Dr William Frankland, a British immunologist who transformed the world’s understanding of allergies, has died aged 108.
His pioneering work included developing the idea of a pollen count to help hay fever sufferers.
Dr Frankland, whose medical career spanned 70 years, was known as “the grandfather of allergy”.
As a British army doctor in World War Two, he spent three-and-a-half years in Japanese prisoner of war camps.
Historian Dan Snow tweeted he would never forget meeting Dr Frankland, who he called “one of the greatest Britons”.
Prof Adam Fox, president of the British Society for Allergy and Clinical Immunology, said he was “an enormous inspiration to many”, adding that he would be “sorely missed but very fondly remembered”.
Dr Frankland, known as Bill, gave an interview ahead of his 108th birthday on 19 March, saying his longevity was down to luck.
He said: “I’ve come close to death so many times – from the 1918 Spanish Flu pandemic, three-and-a-half years spent as a Japanese prisoner of war, to experiencing anaphylaxis following a tropical insect bite – but somehow I’ve always managed to miss it and that’s why I’m still here.”
He also revealed that his birthday celebrations were being affected by the coronavirus outbreak as his care home had closed its doors to visitors.
“My birthday this year will be quite different,” he said. “I’ve been given a special request to have two of my children visit for a short while, but they will have to keep at a safe distance.”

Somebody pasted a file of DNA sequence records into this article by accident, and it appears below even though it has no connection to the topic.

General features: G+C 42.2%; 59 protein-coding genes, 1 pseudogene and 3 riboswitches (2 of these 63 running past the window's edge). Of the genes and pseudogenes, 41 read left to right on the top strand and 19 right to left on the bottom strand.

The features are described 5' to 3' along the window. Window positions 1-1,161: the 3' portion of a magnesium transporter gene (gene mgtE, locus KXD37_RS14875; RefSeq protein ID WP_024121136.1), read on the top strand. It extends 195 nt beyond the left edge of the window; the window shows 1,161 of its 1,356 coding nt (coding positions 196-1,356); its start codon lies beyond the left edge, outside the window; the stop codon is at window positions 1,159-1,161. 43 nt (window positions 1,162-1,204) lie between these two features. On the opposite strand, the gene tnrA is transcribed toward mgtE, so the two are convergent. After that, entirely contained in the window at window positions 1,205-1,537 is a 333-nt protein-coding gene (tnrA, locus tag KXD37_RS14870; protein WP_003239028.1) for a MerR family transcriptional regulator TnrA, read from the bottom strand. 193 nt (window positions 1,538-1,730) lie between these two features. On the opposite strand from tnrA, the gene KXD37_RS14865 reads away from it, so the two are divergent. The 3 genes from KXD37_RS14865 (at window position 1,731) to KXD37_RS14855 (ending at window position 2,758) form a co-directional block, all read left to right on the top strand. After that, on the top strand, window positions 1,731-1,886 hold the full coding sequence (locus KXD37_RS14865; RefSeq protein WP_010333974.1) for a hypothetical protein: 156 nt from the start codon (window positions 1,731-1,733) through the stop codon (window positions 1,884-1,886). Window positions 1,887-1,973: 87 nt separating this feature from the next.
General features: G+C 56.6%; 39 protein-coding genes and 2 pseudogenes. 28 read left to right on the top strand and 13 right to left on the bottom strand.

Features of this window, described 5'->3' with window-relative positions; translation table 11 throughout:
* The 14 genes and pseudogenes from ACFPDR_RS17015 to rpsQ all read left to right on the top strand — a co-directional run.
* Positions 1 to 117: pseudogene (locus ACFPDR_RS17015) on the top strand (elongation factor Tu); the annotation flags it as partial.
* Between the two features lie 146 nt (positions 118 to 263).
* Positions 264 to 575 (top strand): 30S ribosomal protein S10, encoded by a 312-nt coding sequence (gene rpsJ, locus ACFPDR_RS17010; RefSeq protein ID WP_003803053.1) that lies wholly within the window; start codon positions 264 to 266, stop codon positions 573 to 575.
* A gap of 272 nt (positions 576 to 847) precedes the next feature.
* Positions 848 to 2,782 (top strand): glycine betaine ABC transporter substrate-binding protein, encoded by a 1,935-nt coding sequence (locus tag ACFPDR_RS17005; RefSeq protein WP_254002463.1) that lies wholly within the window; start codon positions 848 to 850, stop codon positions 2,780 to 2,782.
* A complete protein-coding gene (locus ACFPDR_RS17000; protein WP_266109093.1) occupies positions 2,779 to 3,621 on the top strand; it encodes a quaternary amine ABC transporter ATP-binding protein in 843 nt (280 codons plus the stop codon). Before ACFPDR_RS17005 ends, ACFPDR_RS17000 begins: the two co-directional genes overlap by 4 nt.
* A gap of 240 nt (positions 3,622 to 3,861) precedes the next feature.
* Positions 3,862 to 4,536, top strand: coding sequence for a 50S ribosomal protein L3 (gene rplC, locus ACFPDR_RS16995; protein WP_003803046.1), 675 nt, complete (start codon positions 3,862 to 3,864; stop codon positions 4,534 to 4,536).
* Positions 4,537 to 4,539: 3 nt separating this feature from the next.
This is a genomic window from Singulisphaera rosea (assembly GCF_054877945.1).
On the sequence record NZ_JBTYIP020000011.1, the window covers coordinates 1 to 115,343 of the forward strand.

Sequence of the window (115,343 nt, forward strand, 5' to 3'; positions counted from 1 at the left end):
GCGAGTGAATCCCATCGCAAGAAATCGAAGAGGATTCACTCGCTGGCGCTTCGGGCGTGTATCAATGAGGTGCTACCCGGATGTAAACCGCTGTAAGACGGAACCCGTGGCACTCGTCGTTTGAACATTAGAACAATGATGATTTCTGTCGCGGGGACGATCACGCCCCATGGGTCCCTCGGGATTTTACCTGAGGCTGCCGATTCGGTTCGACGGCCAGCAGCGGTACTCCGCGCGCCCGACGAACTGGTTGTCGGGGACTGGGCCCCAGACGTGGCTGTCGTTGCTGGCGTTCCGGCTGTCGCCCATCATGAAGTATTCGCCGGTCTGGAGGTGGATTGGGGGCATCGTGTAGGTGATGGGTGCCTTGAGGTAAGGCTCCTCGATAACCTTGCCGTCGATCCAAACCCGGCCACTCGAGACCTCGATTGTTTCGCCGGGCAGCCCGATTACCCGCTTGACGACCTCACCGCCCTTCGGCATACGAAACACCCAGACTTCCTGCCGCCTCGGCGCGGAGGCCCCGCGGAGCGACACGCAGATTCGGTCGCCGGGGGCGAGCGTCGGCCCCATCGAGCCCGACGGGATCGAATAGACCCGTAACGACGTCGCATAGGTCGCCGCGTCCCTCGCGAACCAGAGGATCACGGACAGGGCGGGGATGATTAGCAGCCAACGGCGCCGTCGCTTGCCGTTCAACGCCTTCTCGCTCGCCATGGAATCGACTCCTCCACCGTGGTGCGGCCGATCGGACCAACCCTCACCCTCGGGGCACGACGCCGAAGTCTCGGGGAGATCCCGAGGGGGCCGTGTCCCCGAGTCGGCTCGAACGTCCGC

Dr Frankland, who was made an MBE in 2015 for his services to allergy research, is survived by four children. His wife Pauline died in 2002.
Born in Battle, Sussex, in 1912, Dr Frankland grew up in the Lake District. He went on to study medicine at the University of Oxford and worked at St Mary’s Hospital in Paddington, London, before World War Two intervened.
He signed up to the Royal Army Medical Corps (RAMC), but spent over three of the six years he spent in the Army as a prisoner of war in Singapore.
During his 70-year long career in medicine, based mostly at St Mary’s Hospital, he worked for Sir Alexander Fleming, who discovered penicillin.
His career in immunology began in the 1950s at St Mary’s, where he worked with patients who suffered from seasonal hay fever.
He set up a pollen trap on the roof of the hospital to identify different types of pollen in the air and, along with his team, created a pollen count system that led to daily pollen reports in the media.